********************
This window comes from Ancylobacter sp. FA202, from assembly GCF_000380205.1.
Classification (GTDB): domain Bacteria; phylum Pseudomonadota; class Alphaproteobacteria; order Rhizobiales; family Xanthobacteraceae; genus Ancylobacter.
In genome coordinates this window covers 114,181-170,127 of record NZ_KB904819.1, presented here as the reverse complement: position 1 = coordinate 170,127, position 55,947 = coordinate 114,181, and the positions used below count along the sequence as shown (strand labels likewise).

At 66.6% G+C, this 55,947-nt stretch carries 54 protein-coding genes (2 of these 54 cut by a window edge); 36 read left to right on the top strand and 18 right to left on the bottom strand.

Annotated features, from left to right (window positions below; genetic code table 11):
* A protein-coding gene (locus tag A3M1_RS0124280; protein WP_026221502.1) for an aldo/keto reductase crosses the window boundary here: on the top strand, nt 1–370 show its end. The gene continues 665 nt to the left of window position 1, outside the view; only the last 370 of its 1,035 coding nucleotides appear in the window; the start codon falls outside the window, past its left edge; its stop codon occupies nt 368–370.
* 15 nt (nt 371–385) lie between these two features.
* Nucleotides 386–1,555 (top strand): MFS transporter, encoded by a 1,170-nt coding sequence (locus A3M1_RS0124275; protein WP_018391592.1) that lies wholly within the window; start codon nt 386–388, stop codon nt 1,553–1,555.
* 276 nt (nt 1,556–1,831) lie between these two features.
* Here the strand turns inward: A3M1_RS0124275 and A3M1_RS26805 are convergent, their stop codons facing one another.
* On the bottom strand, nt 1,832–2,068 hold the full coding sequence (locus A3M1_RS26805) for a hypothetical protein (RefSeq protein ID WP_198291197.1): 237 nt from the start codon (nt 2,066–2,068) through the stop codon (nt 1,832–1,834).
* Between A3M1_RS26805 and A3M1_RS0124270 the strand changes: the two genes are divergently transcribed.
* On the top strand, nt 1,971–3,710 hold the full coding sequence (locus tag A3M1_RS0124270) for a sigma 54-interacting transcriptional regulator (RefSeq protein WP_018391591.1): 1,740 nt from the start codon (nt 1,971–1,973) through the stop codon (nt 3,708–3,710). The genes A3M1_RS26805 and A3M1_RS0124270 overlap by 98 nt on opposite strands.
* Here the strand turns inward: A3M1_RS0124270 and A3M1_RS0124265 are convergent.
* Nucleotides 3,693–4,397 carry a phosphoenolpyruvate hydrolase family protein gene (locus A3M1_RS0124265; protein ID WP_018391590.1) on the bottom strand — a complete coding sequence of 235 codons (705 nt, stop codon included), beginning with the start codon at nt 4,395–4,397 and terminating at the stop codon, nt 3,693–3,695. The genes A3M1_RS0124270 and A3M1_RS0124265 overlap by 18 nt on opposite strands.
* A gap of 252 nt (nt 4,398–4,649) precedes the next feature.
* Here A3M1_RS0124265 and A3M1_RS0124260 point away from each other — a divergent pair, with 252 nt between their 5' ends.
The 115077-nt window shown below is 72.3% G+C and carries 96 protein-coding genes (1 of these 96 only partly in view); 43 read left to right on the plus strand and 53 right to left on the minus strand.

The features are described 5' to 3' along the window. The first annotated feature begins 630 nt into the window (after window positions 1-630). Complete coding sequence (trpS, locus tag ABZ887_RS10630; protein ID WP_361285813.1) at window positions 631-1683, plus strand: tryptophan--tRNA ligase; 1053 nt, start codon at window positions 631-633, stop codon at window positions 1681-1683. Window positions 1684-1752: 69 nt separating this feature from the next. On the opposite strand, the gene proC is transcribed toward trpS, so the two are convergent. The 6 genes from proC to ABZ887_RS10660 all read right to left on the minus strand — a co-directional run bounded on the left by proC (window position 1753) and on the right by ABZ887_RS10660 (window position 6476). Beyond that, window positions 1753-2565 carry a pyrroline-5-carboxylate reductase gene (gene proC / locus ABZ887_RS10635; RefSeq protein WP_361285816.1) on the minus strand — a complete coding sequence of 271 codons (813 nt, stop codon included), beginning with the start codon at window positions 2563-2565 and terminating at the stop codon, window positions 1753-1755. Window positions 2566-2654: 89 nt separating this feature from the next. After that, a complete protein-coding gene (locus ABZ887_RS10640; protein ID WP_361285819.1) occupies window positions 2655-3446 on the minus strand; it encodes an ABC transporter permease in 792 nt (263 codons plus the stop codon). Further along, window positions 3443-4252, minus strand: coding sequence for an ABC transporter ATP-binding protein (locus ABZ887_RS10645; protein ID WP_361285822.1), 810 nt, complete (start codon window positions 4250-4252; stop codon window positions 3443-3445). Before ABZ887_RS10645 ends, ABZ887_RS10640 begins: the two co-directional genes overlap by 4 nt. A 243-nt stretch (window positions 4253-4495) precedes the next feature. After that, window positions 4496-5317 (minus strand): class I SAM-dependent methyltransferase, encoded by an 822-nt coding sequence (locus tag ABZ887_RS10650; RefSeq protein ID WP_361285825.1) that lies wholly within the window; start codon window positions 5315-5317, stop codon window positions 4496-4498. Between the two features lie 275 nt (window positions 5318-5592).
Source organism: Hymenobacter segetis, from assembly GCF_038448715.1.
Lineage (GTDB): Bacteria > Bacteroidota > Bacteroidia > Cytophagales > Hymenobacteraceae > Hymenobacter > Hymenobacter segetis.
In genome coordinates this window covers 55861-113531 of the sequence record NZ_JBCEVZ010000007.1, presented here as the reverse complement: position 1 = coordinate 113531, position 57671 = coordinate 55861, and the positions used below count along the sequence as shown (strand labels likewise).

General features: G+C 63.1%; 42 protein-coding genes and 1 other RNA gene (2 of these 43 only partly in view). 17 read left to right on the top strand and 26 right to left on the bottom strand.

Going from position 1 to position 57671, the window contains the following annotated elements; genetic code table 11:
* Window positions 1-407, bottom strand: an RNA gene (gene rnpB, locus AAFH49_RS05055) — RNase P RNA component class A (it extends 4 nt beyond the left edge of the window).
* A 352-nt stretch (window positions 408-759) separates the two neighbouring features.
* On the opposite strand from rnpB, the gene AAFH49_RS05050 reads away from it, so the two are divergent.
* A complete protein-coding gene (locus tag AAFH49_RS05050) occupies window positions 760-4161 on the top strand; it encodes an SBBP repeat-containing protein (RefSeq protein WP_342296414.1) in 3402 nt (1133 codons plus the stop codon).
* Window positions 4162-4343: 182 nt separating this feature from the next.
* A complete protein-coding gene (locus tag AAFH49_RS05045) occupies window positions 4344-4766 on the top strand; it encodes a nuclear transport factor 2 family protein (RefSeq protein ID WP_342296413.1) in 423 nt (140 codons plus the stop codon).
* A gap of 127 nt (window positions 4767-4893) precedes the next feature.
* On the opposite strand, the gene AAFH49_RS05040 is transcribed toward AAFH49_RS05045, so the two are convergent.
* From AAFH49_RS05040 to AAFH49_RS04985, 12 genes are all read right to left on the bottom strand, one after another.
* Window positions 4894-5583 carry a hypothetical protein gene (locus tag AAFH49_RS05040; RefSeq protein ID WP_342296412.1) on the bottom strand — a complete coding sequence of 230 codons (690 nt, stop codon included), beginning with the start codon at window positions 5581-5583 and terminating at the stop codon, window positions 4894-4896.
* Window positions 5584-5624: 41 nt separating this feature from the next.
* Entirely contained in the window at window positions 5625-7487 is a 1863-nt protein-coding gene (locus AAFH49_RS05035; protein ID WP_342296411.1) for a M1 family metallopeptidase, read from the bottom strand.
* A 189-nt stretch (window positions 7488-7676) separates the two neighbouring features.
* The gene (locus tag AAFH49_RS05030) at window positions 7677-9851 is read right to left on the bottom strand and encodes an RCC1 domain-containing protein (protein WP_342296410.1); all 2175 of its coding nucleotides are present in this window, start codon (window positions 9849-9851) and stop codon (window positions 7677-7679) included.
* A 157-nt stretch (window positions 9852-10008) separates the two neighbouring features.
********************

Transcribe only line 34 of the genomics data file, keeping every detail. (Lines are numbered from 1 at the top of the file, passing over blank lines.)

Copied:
* Window positions 4894-5583 carry a hypothetical protein gene (locus tag AAFH49_RS05040; RefSeq protein ID WP_342296412.1) on the bottom strand — a complete coding sequence of 230 codons (690 nt, stop codon included), beginning with the start codon at window positions 5581-5583 and terminating at the stop codon, window positions 4894-4896.